Capital of the state of Karnataka, Bangalore is a thriving, progressive and liberal city dubbed the ‘Silicon Valley’ or ‘IT’ capital of India. Many trade fairs and exhibitions are held in the city, throughout the year, where the latest in information technology is displayed.
Despite its nod towards modernity and the 21st century, Bangalore is all the same a very interesting city.
The British moved their regional administration headquarters from Srirangapatnam to Bangalore in 1831. From this point, the town of Bangalore began to take on the familiar ordered look of a British cantonment. Today, the legacy of Bangalore’s British past is apparent. Many municipal buildings and gardens are from the Raj-era. Cubbon Park and Gardens is one of the main ‘lungs’ of the city. Lalbagh Botanical Gardens, a pleasant 96 hectare park laid out in the 19th century contains many labelled trees that are perhaps centuries old, one of India’s largest collections of rare tropical and sub-tropical plants and a glasshouse modelled on London’s Crystal Palace.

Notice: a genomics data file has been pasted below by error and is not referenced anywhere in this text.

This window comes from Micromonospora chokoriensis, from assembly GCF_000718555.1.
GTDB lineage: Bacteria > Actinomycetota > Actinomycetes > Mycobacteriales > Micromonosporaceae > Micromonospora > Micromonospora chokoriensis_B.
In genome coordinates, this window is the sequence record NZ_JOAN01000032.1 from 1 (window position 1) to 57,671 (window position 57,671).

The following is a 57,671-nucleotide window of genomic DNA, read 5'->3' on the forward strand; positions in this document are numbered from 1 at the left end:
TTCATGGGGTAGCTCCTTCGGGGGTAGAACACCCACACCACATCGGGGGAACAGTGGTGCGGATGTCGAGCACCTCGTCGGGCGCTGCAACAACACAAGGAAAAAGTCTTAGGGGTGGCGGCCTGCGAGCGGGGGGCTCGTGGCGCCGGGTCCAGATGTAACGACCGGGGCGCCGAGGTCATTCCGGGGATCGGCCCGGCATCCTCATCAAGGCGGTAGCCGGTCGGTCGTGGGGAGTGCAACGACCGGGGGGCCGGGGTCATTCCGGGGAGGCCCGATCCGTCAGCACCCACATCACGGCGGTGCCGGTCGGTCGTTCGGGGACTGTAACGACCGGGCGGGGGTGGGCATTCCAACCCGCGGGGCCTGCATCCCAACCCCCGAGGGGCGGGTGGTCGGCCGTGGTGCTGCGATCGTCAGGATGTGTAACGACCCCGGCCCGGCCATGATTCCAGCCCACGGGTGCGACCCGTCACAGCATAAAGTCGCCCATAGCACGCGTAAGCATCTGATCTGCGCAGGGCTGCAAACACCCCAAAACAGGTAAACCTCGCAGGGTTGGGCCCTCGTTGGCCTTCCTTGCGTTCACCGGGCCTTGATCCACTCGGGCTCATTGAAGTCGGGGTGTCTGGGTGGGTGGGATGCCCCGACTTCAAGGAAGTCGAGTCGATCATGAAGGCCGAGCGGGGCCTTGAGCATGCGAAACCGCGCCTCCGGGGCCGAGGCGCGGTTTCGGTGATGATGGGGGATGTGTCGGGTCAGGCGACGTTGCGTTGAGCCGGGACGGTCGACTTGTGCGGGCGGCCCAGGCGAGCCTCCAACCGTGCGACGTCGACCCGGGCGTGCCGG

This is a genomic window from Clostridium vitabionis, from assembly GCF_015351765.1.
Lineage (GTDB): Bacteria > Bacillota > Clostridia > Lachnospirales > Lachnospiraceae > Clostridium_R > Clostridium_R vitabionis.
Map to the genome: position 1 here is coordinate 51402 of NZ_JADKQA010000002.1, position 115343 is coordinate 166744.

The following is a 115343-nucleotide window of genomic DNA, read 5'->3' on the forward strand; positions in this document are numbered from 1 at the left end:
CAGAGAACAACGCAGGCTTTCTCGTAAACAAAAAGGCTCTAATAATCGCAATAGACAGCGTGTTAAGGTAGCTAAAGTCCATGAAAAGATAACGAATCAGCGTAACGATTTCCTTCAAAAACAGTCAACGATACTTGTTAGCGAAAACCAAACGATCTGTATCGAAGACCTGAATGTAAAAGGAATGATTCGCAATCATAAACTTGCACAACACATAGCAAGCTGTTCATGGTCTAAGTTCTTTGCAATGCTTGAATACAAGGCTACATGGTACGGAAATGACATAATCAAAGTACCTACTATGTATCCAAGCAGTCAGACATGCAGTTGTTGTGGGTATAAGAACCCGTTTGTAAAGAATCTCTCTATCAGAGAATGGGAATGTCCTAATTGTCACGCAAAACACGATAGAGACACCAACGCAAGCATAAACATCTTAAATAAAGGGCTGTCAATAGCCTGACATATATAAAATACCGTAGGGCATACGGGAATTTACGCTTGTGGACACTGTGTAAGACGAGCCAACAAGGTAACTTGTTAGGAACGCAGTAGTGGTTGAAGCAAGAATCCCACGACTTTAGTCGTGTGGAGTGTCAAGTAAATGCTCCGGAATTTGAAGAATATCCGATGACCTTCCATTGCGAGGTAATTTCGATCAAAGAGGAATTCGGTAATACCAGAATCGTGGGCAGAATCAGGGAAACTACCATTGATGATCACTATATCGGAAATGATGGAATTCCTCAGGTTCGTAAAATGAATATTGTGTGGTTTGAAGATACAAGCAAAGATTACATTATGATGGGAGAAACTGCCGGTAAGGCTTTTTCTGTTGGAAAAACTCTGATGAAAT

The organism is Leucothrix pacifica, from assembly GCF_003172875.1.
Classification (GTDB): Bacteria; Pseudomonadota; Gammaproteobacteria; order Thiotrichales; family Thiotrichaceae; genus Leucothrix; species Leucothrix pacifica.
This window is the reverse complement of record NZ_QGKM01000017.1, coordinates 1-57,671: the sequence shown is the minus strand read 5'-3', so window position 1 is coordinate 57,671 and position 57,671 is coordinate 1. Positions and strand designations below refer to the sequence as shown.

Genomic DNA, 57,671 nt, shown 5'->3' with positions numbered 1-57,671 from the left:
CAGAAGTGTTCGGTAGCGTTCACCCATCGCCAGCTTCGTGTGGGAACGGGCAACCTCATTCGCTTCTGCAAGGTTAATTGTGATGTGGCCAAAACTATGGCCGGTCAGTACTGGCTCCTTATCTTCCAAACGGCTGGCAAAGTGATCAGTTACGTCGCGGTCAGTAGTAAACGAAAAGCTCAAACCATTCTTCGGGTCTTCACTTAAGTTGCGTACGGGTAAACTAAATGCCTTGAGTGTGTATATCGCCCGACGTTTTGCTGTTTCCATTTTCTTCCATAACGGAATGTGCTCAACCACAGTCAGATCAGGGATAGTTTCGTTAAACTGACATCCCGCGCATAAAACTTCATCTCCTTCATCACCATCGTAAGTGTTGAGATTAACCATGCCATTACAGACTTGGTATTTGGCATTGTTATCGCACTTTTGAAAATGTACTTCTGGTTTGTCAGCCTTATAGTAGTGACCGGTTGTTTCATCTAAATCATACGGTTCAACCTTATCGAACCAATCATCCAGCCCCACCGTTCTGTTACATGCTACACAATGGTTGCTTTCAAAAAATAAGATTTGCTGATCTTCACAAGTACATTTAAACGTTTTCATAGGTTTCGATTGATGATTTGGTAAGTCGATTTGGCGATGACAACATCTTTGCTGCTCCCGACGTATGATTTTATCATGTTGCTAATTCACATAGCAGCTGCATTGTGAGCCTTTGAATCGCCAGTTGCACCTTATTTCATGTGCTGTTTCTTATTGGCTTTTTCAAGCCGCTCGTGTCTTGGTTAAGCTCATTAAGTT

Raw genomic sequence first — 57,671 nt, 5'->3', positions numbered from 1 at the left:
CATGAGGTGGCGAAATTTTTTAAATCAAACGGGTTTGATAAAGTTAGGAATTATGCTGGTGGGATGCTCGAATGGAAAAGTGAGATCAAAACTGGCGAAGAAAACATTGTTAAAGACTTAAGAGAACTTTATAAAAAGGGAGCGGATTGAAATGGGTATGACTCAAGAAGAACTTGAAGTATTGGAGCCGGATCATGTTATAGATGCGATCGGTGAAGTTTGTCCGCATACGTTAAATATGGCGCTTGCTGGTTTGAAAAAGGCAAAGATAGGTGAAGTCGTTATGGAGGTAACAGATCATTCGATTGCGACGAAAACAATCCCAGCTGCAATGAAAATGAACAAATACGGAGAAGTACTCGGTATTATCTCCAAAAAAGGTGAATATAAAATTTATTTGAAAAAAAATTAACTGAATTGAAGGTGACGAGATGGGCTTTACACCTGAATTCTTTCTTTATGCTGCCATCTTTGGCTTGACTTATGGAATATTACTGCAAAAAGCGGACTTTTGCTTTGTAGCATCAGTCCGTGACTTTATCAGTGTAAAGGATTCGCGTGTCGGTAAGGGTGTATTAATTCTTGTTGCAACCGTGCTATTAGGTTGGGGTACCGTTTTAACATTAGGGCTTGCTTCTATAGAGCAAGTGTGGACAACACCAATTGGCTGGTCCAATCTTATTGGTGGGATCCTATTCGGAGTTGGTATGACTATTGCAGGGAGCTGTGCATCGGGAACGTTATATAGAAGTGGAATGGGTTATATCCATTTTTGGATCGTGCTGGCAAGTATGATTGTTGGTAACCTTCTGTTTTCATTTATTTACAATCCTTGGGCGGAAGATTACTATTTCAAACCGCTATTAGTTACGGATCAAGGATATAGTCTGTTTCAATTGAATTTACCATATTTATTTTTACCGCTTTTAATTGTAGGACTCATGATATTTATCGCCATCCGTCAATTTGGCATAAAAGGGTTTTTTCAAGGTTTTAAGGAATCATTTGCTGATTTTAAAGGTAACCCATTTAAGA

Tipu’s Summer Palace is a two-storey structure, mostly of wood, built in 1791. Next-door is a temple. On Bugle Hill, at the southern end of Bull Temple Road is the Bull Temple. The Bull Temple is one of Bangalore’s oldest temples.
A flamboyant showcase of Rajasthani architecture and a firm favourite on tourist itineraries as the third corner of India’s ‘Golden ...